Scaling up is not just for start-ups: Established operators need the same kind of thinking
Business Development Director Turunen has been working at Elomatic for a total of six years over two different periods. Recently, he has been involved in developing a model to help scaling in an industrial environment.
What attracted you to Elomatic?
The chance to work on diverse cross-sectoral projects was appealing. I also saw an opportunity to do meaningful work towards the future.
What kind of projects have you been working on lately?
I have worked broadly on sustainable solutions, primarily related to clean energy and the hydrogen economy, as well as the bio- and circular economy. Among other things, I have been developing a scale up model that allows us to help our customers refine their industrial innovation ideas into commercial plants.
What made you begin developing a new scale up model?
Scaling anything or any function from one size class to another is always a challenging task. It can be easy to develop a good process, but it takes a lot of funding and the right choices to turn it into a business. In addition, you need to collaborate with many different parties.
It is therefore important to understand the steps in which scaling should be done and what special features are involved in each step. For example, different technology suppliers are needed in different phases. If the objective is a large, replicable solution, you must have a clear goal and proceed with it determinedly.
Do you see a demand for this kind of model today?
As we all know, everything has to be rethought in a new way at the moment. Clean energy production, the circular economy and the bioeconomy are taking on an increasingly significant role. The response to this challenge has already been impressive, and many bio- and circular economy projects and innovations have emerged. So there is clearly a need for the model we have developed.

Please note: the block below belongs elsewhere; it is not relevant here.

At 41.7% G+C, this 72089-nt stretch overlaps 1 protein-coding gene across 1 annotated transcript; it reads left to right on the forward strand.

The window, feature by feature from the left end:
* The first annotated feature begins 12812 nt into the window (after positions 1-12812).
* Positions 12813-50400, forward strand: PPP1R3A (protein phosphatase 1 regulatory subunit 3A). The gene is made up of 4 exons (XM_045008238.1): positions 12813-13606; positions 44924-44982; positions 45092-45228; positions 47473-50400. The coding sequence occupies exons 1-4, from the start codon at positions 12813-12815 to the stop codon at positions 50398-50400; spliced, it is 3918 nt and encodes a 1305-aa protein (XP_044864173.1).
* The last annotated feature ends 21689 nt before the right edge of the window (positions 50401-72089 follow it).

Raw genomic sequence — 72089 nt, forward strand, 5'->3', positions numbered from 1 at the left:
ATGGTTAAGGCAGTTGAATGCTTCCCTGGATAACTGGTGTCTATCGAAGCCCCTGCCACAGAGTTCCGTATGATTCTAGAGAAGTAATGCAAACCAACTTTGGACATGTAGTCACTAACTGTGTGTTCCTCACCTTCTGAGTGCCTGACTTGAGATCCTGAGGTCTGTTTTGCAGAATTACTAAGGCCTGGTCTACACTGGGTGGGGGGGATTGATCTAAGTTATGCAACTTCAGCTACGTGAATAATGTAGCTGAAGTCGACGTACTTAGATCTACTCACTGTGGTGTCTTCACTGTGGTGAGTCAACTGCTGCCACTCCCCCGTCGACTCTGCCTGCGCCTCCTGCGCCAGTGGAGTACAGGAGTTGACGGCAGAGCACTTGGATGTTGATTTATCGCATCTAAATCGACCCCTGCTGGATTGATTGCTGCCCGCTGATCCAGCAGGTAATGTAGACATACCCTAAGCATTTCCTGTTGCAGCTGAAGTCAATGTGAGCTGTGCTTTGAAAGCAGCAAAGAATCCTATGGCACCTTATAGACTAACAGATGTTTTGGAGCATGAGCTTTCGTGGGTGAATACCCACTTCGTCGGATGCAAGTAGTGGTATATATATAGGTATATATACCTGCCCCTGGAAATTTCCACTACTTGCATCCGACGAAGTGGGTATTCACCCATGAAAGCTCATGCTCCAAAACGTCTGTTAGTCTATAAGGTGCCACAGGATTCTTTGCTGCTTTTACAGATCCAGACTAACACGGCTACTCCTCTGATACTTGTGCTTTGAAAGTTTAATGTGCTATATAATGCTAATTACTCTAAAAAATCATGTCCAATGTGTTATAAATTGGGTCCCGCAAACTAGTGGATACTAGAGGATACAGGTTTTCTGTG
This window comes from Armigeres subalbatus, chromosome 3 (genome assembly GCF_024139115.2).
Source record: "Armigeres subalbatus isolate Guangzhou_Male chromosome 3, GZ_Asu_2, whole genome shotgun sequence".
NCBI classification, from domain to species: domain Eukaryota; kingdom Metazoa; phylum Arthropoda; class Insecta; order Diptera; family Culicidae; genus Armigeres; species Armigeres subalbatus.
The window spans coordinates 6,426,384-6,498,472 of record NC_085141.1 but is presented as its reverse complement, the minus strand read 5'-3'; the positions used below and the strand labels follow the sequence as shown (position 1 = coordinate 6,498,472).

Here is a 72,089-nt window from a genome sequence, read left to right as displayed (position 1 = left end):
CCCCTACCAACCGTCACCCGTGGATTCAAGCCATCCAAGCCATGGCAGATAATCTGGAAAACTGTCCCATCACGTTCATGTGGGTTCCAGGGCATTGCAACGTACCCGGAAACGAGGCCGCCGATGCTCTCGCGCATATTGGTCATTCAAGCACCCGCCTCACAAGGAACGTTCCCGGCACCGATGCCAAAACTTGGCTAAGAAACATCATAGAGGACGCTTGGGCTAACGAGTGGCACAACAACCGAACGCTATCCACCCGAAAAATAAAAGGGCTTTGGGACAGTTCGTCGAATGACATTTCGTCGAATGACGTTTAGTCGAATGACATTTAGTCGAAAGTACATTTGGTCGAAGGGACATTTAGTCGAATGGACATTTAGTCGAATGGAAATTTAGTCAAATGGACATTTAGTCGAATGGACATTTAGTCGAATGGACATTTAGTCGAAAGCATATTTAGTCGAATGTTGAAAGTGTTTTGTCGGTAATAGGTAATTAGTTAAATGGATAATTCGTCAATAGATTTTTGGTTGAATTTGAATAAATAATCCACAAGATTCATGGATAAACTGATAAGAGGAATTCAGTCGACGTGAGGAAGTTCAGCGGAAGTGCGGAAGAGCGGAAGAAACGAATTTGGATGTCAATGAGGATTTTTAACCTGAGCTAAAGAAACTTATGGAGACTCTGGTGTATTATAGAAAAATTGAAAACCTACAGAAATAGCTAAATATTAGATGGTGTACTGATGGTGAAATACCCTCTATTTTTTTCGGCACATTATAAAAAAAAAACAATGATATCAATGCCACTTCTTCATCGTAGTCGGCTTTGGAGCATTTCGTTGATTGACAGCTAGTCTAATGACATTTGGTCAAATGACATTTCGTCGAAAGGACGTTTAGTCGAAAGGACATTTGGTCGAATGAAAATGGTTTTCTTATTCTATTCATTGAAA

It is also worth noting that our model is not only suitable for startups but provides a good framework for established operators as well. For example, switching raw materials may require a change to the process, in which case new equipment is needed and you will have to think about how they fit into the current layout. The dimensions and, for example, the reserve capacity required by the process may also require rethinking, and safety and licensing issues often play a more important role than previously.
What kind of team was needed to develop the new model?
We have been carrying out similar projects for a long time, and we possess a wide range of expertise within Elomatic. We involved several of these experts in the development work, as they were able to view the project from slightly different angles and contribute their strong content expertise to the work. It was up to me to combine all this expertise into a logical package and clarify the customer perspective.
How should a good idea be further refined?
According to our model, first comes the idea stage, where we think about how to move forward with the idea. There are no known technical or commercial limits, and obtaining financing can be challenging. There is still a long way to go before the idea becomes viable.
In the laboratory and modeling stage, we begin to acquire an understanding of the phenomenon. For example, testing in a test environment or process engineering simulations can be performed. For the first time, something concrete can be accomplished, and we often discover that it is difficult to find suitably sized test equipment or machine parts.
In the pilot stage, a small-scale plant or a combination of process parts is built for the first time, and we begin to understand what kind of technological implementation could be possible. This stage requires flexibility, as a lot of manual work still has to be done. The need for financing starts to increase sharply: we are easily talking about 7-figure investments.
What follows the pilot stage?